The Red Plague Affair by Lilith Saintcrow
Anyone who is watching Elementary or anxious for the fourth series of Sherlock with bent towards the Urban in their fantasy should possibly take a look here, especially those digging the Sherlock and Jane Watson bromance. Taking the premise if not the names to a setting where sorcery and deductive geniuses about in an alternate Victorian Britian Lilith Saintcrow has branched away from her modern Urban Fantasy roots. Now to be honest I have yet to read her work but I've had a couple of book for a few years now but this one I have my eye on now that Elementary is at the end of its season. Reviews for the previous volume The Iron Wyrm Affair are pretty varied with readers either loving or hating the book so this one may just be a roll of the dice sort of affair so I'd say best bet if you are intrigued like myself go to the Orbit website here and read the exerpt to get a feel for the writing style. There is apparently also a novella out there that may also be worh a go since even one of the negative reviews raved about it.
I will say this if the interplay between the protagonists is anything like that on Elementary it will be with a read...
Professor Moriarty The Hound of the D'urbervilles by Kim Newman
By no means new having been published by Titan books back in 2011 this novel has the kind of weird quirky style you might expect from the writer of the Anno Dracula series of novels. Written in the voice of thug, roustabout and one time soldier of the crown Sebastian 'Basher' Moran (portrayed in the us show Elementary by the always thuggishly cool - ) this is an engrossingly readable companion to the ramblings of Watson about Holmes as penned by Doyle. Go here to the Titan Books website and read the exerpt from the novel. I very much enjoy seeing the world from multiple viewpoints and this one is a lot of fun... in that brutal antihero kind of way that the Brits write so well.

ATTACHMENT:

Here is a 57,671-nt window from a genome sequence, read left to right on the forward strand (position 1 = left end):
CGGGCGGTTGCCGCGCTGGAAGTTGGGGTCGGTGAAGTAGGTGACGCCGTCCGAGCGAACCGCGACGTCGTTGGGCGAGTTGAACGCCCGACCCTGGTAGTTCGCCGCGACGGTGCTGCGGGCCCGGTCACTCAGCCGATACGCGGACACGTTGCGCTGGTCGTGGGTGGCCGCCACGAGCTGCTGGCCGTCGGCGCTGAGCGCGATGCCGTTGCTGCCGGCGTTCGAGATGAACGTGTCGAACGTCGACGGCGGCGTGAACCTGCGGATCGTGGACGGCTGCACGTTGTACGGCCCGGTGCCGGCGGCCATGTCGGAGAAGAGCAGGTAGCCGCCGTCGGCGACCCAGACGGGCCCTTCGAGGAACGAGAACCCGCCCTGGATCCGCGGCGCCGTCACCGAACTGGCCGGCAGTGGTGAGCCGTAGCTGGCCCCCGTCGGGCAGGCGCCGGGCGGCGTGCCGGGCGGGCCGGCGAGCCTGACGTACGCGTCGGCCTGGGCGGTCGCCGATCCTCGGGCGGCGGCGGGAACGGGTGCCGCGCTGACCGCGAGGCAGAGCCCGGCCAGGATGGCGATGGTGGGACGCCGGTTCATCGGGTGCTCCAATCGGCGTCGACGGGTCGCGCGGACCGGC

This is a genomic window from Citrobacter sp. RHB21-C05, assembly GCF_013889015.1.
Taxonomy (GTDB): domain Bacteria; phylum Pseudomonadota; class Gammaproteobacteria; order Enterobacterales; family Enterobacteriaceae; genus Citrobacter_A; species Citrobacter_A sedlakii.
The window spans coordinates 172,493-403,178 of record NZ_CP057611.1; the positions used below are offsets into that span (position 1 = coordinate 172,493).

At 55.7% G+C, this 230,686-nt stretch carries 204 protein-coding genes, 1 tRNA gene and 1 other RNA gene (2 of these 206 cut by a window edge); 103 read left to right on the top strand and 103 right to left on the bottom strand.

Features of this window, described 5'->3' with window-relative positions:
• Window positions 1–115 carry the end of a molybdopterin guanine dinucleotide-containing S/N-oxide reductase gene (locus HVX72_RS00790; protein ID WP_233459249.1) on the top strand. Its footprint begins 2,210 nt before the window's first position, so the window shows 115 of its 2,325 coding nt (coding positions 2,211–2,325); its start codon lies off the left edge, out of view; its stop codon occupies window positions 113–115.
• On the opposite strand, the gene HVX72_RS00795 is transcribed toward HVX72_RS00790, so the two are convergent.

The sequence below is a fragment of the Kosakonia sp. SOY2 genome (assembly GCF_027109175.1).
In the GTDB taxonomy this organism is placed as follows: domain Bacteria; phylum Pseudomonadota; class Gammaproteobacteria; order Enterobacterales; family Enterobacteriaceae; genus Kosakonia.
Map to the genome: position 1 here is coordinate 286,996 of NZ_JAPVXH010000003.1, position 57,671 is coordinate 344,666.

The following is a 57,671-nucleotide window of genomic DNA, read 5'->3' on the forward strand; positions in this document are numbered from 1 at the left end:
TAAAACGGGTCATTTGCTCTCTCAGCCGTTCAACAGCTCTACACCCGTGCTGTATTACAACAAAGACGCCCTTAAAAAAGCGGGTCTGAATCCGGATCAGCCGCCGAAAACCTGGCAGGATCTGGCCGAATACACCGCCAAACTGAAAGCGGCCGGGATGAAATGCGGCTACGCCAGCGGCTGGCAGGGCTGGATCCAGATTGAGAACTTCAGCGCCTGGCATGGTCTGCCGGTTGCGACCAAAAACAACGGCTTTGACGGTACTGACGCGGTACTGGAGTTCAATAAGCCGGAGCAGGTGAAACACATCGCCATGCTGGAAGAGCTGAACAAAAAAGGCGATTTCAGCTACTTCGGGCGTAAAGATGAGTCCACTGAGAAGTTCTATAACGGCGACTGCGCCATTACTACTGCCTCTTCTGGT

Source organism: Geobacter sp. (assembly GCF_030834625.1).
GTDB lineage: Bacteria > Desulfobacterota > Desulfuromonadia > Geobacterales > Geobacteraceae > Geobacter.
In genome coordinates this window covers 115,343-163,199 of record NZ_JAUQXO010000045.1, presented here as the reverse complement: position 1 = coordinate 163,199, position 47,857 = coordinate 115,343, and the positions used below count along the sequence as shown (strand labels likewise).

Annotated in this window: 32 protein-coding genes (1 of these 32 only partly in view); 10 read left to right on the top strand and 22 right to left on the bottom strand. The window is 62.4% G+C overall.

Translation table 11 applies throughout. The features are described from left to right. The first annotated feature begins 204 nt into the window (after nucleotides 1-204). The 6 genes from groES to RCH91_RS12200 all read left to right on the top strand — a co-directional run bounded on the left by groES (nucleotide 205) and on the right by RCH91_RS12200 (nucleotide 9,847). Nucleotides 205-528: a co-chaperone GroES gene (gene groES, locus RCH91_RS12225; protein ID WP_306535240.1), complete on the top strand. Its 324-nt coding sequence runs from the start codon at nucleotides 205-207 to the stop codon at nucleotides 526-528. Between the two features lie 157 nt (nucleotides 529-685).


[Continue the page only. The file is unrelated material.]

Blood and Bone By Ian C. Esslemont
I may have mentioned in the past or perhaps not that one of my favorite epic fantasy novels is Deadhouse Gates by Steven Erikson and following close behind it is the first novel by Ian Esslemont Night of Knives. Both these series is set in the world they share as a setting for their major fictional works, the world of Malazan with its long, tortured and dark history. Where Steven's novels are kind of all one late tale Ian tends to write self contained stories leaning more to the personal style stories of sword and sorcery over the ensembles that Epics lean towards.
I may have a large stable of authors I like to recommend so sometimes I need to be reminded of ones I have not talked about in a while and Ian is one of these that I have to think about more often. Here is a link to the exerpt on the tor.com website and will give you a taste of his writing style.
The Drowning Girl by Caitlín R. Kiernan
Lastly this week I'm going to mention the book I'm currently reading and is one of the selection of great novels up for the Nebula this weekend. Caitlín's novel about the very troubled woman nicknamed Imp is a great haunted memoir. Its told in a format which mirrors the way that memories come back to and just begs to be read aloud and I find myself doing so at times without thinking about it. Now its already won a couple awards including the Tiptree and deserves the praise it gets. Now its up against another couple favorites of mine, Throne of the Crescent Moon by Saladin Ahmed, Glamour in Glass by Mary Robinette Kowal and The Killing Moon by NK Jemisin, and a couplei have to read. I will be happy whoever wins from the options; all of the options are good and you should defiantly check them all out to see if any of them are your thing....
Good luck to all the nominees have a great awards evening...